Monkey on my Back

When I first got into recovery, I remember feeling so many negative emotions.  Most of them around all the secrets I had been harboring.  Afraid at getting caucropped-nothingchanges.jpgght, wondering how much I was remembering about any given day or event.  I really felt like there was a huge weight on my shoulders. And not “medicating” these feelings, was rough.

As the Fog Lifted

After a few days and many meetings, I learned that many people felt like I did in the early days, but as I looked across the room at happy people that truly loved each other and cared earnestly, I began to think there was hope for me.  And there was.  And today when I choose again not to drink, there still is hope.  LOTS!

Short but Sweet

Today I am sitting in a library working.  May sound simple, but in this particular town, I have drank much and drank often.  Many days in a row.  It was where I “cut my teeth” on partying.  So sitting here at 9:30am without a Bloody Mary or my patent “Beers for breakfast” Rolling Rock is pretty monumental.  I have no regrets today and I don’t feel haunted.  I am tying up some loose ends and being productive.

I wanted to mention this in a quick post.  If you are struggling, get to a meeting. “They” mean what they say that it gets better.  I am noticing it and feeling it now- today.

Tonight when my travel day is through, I plan to make it to a meeting.




Hat Trick Anniversary! #3

On June 20, 2013, I walked into a homeless shelter in a neighboring city.  I hardly remember doing it.  I do remember being inside a shell of a body just trying to find my way to the AA Meeting.  It was my very first time.  And by the Grace of God and the fellowship of Alcoholics Anonymous I picked up my first and only White Chip.

One Day At A Time

I love the fact that I wrote in this blog since the beginning – 2013.  In fact, there are a few entries prior to my first AA Meeting.  What a journey it is.  If I had not written those raw, confused and honest feelings back then, I doubt I could recreate those words again.  Yet, when I read those words now, the feelings come rushing back, with gratitude that I am no longer in that place. As long as I follow simple instructions like going to meetings, nurturing my spiritual condition daily and staying in touch with the fellowship, I am using the tools to stay away from a drink today.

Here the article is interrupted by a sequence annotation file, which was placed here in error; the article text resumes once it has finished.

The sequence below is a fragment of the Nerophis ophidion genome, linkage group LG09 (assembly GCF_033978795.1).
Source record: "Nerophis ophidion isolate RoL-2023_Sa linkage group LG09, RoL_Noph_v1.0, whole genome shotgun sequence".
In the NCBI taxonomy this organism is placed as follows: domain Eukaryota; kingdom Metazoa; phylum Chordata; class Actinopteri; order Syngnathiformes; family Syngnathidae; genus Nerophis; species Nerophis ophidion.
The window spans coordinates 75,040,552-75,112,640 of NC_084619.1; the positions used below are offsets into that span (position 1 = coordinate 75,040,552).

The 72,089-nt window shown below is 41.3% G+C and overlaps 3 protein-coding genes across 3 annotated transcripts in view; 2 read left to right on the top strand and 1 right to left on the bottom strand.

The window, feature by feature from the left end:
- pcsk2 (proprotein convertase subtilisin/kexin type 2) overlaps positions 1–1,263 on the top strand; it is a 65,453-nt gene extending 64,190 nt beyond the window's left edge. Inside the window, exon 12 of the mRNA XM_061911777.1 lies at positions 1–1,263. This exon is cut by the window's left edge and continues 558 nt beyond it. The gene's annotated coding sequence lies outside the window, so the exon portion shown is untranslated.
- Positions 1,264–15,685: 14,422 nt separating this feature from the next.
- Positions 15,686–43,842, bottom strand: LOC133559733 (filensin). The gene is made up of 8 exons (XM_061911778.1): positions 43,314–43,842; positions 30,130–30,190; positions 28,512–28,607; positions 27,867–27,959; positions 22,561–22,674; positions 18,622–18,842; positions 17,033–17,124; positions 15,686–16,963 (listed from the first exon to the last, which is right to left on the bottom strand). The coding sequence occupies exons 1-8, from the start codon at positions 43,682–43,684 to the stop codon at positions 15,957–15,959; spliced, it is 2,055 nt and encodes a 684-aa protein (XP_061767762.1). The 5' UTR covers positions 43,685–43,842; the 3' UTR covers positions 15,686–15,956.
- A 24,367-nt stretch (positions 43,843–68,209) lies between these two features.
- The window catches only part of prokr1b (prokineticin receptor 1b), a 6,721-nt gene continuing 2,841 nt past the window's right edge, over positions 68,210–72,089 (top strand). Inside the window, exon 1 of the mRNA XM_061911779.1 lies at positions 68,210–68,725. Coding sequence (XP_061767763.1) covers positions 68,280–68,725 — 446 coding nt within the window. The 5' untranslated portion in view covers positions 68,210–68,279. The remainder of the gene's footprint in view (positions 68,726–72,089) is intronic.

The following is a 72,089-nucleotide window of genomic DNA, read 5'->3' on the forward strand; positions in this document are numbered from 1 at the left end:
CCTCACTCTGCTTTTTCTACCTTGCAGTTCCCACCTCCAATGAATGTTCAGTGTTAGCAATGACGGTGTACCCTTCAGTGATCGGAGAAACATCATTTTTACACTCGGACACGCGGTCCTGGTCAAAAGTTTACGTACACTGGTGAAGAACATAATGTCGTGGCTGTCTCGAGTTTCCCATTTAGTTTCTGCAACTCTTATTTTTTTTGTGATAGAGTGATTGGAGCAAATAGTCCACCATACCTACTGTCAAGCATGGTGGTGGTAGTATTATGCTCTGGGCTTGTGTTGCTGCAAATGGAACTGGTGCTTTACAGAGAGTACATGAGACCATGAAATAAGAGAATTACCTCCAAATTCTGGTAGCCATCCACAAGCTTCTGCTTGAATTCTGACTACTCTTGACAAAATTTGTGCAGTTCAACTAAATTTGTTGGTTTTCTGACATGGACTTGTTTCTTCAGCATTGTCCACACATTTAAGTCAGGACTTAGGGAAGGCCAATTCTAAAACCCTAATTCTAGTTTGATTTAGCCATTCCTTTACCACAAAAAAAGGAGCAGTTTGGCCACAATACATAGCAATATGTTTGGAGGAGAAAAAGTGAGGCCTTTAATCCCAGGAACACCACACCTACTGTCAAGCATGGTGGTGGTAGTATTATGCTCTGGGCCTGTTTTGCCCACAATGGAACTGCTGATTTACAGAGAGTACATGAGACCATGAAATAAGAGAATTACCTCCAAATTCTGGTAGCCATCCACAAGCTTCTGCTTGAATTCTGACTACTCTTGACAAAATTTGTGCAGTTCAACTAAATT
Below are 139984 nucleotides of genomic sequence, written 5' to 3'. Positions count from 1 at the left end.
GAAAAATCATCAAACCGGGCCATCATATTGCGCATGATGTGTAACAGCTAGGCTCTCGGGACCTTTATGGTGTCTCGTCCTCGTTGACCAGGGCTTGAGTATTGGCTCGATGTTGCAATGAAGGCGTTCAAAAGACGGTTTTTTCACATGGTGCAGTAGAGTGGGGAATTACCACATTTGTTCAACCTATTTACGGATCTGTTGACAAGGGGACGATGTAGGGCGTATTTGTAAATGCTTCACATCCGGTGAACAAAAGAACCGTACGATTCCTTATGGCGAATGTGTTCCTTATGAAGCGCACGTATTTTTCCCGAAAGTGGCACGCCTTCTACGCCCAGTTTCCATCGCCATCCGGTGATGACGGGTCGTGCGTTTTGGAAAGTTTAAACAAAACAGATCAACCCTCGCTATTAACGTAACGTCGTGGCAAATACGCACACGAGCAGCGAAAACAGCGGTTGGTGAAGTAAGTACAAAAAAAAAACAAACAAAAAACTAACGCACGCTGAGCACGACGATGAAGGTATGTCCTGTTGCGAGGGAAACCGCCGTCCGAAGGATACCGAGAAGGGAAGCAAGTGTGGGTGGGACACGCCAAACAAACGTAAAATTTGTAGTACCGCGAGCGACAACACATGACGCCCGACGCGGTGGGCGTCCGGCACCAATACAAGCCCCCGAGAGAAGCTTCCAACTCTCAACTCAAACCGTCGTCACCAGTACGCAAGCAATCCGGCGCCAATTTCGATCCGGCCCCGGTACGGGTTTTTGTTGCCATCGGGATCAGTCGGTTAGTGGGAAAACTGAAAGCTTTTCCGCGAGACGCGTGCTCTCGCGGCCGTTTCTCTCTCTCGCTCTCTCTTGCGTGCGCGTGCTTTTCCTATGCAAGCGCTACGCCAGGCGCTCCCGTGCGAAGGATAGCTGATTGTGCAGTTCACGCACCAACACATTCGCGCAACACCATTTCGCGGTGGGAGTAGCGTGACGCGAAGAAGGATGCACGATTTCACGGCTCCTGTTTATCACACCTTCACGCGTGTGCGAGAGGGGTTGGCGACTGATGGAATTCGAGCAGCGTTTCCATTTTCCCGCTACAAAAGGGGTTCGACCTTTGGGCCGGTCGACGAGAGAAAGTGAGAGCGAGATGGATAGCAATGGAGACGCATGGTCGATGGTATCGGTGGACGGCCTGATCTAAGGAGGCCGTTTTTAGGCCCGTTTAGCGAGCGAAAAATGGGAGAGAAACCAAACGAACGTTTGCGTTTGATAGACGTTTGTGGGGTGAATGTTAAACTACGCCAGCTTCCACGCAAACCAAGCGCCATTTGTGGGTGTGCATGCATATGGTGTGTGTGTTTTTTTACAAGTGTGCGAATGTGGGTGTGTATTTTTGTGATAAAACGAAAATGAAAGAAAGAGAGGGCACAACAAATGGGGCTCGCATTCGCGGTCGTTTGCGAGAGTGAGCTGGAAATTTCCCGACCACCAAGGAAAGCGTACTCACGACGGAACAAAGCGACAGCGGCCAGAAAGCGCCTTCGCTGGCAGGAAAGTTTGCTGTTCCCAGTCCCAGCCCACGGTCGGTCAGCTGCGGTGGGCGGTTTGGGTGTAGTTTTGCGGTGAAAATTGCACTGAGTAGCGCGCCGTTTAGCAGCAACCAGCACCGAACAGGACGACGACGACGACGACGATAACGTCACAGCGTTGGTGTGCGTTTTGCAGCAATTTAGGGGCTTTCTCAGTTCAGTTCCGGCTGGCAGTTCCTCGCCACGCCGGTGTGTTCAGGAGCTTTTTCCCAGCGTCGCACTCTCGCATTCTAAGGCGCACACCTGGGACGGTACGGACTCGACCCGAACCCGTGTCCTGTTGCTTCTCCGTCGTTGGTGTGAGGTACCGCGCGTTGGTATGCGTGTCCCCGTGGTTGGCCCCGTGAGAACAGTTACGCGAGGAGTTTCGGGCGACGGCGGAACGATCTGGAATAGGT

I Love the Old Timers

It seems like up in the Northeast, we have a lot of anniversaries in the Spring and early Summer.  I wonder if it is because of the change in seasons of Mother Nature coinciding with a recognition that we as humans need change.  I know for me, I was in that desperation, hating life, fearing death – feeling utterly powerless.

Today, I sit with people celebrating 38, 21, 43 years.  Each one at their celebration stating they have One Day.  Today.  I have wondered many times,”When can I relax – do I have to be consumed with this idea of being an alcoholic FOR-EVER?”

I heard last night at a celebration for a man with 38 years, he still lives “One Day at a Time.”  Before his marriage took place 22 years ago, his wife, let’s call her Jill- mentioned she was told by a woman in the program, let’s call her Sue that sobriety HAS to come first.  Must be a priority before all else.  Jill mentioned being a little pissed by being told this.  She thought she should come first.  Jill was told by Sue that Sobriety/Recovery must come first that without that her husband has nothing. IS nothing. Nothing to offer her, their family, no one- most importantly himself.

Jill is an “earth person,” she shared with the group last night that hearing this was probably the hardest thing to take at the time, but the best advice she could have received.  It has made a big difference in her understanding of the power of the disease of alcoholism.

So WOW.  When the celebrant spoke – (38 years), he spoke of service, gratitude and how much the fellowship has gotten him through some tough times.

Hearing an Old Timer think like a “Newcomer”  I wonder if that is what keeps them sober?